This weekend at the Music Center, choreographer Wayne McGregor, composer and conductor ThomasAdès, artist Tacita Dean, the Royal Ballet, and the Los Angeles Philharmonic present two world premieres, preceded by a work—OUTLIER—new to West Coast audiences.
LIVING ARCHIVE: AN AI PERFORMANCE EXPERIMENT—danced by Company Wayne McGregor—is a first look at the results of McGregor’s collaboration with Google’s Arts and Culture Lab to develop a choreographic tool that generates new outcomes for works in McGregor’s repertoire. This iteration of LIVING ARCHIVE will be danced to Adès’ In Seven Days, performed by the LAPhil.
The evening will close with the dance world premiere of Part One of McGregor’s full-evening work THE DANTE PROJECT. Set to Adès’ new eponymous composition, INFERNO will be performed by the Royal Ballet, and features a set designed by Tacita Dean—her first work for dancers and the stage—and lighting design by Lucy Carter and SimonBennison.
Parkett presents PHOTO, “the first survey exhibition of all photographic works made by artists for the journal over the last three decades. On view at Parkett’s Zurich space, the show includes some ninety works spanning a rarely seen, vast, and diverse range of photographic positions and ideas.”*
“The exhibition follows the evolution of photographic methods in the past three decades, with many of the earlier photographs making use of analog techniques, while digital editing informs the more recent works. Common threads including people and portraiture, landscapes both urban and natural, everyday objects, and abstraction, connect an otherwise expansive range of visual topics.”*
“Many of the works on view combine photographic elements with other media, such as gouache, collage, textiles, installation, or printmaking. Also on view are works, which while similar in terms of media and format, are unique and contain distinct differences within each project. Further exhibition displays include five video works, as well as a selection of artists’ inserts—the specially commissioned 10–12 book page projects published in each issue of Parkett.”*
“You can grab an issue from thirty years ago and see the context. You can grab that context and time. The internet has no historical orientation. You click on an article and you don’t know what context [it was published in]. I think this loss of memory is deplorable.” — JacquelineBurckhardt, Parkett co-founding editor**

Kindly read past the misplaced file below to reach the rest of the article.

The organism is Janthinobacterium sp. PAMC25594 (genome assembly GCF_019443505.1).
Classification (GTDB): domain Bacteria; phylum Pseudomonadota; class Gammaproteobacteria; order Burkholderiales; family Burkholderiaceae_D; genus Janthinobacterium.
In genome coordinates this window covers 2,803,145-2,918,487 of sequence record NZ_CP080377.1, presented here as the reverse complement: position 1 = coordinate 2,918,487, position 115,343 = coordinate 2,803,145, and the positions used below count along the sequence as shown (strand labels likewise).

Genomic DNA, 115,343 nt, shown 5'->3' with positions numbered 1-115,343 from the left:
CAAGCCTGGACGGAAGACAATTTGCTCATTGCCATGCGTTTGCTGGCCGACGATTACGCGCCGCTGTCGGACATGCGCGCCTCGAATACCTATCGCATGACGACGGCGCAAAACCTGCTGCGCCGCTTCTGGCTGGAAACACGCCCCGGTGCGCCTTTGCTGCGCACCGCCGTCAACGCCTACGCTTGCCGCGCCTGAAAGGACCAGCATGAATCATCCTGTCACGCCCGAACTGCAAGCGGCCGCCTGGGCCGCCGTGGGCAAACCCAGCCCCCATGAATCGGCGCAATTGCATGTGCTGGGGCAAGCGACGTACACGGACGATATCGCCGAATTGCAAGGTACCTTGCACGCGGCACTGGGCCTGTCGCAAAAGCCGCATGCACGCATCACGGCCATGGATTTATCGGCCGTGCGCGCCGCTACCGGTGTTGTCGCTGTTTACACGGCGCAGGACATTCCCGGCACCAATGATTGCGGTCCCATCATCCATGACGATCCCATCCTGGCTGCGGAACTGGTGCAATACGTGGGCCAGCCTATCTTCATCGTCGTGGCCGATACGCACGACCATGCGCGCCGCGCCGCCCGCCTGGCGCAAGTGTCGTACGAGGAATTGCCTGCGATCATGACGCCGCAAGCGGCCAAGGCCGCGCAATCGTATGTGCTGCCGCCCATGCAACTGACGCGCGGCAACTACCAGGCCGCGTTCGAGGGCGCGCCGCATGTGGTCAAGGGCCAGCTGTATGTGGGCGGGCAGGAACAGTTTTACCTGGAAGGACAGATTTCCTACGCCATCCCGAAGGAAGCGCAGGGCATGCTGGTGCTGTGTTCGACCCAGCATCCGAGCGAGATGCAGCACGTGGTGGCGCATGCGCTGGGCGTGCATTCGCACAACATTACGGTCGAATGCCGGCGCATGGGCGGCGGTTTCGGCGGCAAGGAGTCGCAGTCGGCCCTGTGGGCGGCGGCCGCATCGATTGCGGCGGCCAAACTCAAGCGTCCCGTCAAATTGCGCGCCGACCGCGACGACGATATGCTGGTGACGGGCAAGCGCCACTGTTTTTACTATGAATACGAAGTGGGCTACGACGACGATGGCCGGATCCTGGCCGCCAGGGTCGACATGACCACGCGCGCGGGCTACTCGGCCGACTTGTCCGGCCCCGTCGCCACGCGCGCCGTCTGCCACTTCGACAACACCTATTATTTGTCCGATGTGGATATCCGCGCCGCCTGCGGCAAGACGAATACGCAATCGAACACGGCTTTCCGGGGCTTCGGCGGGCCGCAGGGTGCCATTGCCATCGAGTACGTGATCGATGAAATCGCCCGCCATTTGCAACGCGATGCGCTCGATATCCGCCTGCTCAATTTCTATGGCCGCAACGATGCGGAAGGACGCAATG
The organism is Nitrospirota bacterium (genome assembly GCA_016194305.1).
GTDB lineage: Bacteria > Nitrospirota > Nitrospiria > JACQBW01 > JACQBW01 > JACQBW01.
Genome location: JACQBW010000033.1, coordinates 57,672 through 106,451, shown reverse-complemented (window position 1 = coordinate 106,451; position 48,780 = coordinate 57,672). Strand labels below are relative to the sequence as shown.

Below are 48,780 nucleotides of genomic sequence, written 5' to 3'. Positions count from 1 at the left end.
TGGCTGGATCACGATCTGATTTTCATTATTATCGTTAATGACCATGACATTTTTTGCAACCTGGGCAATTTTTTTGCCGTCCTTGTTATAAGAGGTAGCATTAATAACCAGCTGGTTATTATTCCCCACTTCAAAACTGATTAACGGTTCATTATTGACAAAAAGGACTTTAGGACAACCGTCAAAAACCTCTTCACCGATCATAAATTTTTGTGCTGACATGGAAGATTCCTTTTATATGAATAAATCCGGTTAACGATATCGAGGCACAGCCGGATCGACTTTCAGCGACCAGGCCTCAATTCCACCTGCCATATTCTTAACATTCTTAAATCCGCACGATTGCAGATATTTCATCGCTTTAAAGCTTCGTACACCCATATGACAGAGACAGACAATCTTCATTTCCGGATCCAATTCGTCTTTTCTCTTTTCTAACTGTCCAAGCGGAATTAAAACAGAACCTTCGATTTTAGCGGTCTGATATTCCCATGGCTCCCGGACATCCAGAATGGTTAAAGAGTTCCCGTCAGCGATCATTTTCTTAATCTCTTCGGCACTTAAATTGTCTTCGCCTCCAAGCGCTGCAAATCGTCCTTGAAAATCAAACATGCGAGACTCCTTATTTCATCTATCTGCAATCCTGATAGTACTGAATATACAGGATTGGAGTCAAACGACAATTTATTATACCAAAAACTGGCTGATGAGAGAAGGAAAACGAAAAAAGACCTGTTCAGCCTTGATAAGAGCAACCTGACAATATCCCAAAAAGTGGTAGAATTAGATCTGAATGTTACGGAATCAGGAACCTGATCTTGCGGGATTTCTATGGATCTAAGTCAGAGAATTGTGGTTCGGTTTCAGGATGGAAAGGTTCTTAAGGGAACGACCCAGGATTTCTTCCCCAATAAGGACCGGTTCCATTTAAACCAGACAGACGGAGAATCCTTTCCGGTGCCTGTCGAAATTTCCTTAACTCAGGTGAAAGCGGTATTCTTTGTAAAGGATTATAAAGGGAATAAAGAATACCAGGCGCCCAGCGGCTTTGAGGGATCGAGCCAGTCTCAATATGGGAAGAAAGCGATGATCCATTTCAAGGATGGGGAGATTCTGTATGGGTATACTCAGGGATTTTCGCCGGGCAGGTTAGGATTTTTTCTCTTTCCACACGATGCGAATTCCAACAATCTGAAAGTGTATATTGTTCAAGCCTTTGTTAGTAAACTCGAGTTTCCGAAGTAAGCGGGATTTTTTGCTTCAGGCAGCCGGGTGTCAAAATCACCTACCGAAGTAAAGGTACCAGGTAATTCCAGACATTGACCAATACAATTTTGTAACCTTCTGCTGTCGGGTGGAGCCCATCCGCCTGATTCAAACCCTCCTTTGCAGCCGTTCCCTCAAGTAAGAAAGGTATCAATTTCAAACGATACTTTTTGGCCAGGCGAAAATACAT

THE FIRST SURVEY OF ALL PHOTOGRAPHIC WORKS MADE BY ARTISTS FOR PARKETT SINCE 1984*
Through September 28.
Parkett Space Zürich
Limmatstrasse 268, Zürich.
**See “Time, Context, Object—The Parkett Story,”PARIS LA 16 (2018).
PHOTO artists include: Tomma Abts, Franz Ackermann, Doug Aitken, Allora/Calzadilla, Francis Alys, Ed Atkins, John Baldessari, Yto Barrada, Vanessa Beecroft, Alighiero e Boetti, Christian Boltanski, Glenn Brown, Angela Bulloch, Maurizio Cattelan, Chuck Close, Tacita Dean, Jeremy Deller, Thomas Demand, Trisha Donnelly, Tracey Emin, Omer Fast, Robert Frank, Katharina Fritsch, Cyprien Gaillard, Ellen Gallagher, Adrian Ghenie, Gilbert & George, Robert Gober, Nan Goldin, Dominique Gonzalez-Foerster, Felix Gonzalez-Torres, Dan Graham, Andreas Gursky, David Hammons, Rachel Harrison, Christian Jankowski, Annette Kelm, Martin Kippenberger, Jeff Koons, Jannis Kounellis, Lee Kit, Zoe Leonard, Liu Xiaodong, Paul McCarthy, Marilyn Minter, TraceyMoffatt, Jean-Luc Mylayne, Bruce Nauman, Gabriel Orozco, Richard Phillips, Sigmar Polke, Richard Prince, RH Quaytman, Charles Ray, Jason Rhoades, Pipilotti Rist, Ugo Rondinone, Mika Rottenberg, Thomas Ruff, Anri Sala, Wilhelm Sasnal, Gregor Schneider, Shirana Shahbazi, Cindy Sherman, Roman Signer, Dayanita Singh, Hito Steyerl, Beat Streuli, Thomas Struth, Sturtevant, Hiroshi Sugimoto, Sam Taylor-Wood, Diana Thater, Rosemarie Trockel, Wolfgang Tillmans, Danh Vo, Charline von Heyl, Jeff Wall, Andy Warhol, Lawrence Weiner, Christopher Wool, and Yang Fudong.
“I was always pro-artist because I was well aware that what I knew about art I learned from artists—not from criticism… [Robert Smithson] went to Max’s Kansas City every other night, and he’d bring a question to be discussed; he’d come ready to talk. I was there rarely, but I love to argue, so I’d argue with him… I liked him, but I always said he was a more important writer than he was an artist, and that pissed him off—for good reason, I guess.” — Lucy Lippard*
Following a Getty Center screening of RobertSmithson’s Spiral Jetty and Charles and Ray Eames’s Powers of Ten—in conjunction with an exhibition on monumentality—TacitaDean, Edward Ranney, and writer-activist Lucy Lippard will talk about their engagement with land art.
“I’ve always liked what feels like the impossibility of writing about images, and I always welcome the chance to mess around with form in ways that try to address that… Writing parallel to art, or collaborating with it, is what I’ve been trying to do, and it’s certainly more fun than just acting alone.” — Lippard*
ANTIGONE(2018)—an hour-long, 35mm, twin-projected film featuring Stephen Dillane and poet Anne Carson—is the centerpiece of a new Tacita Dean exhibition at the SerralvesMuseum in Portugal, which includes the artist’s early cinematic works and her recent large-scale blackboard drawings.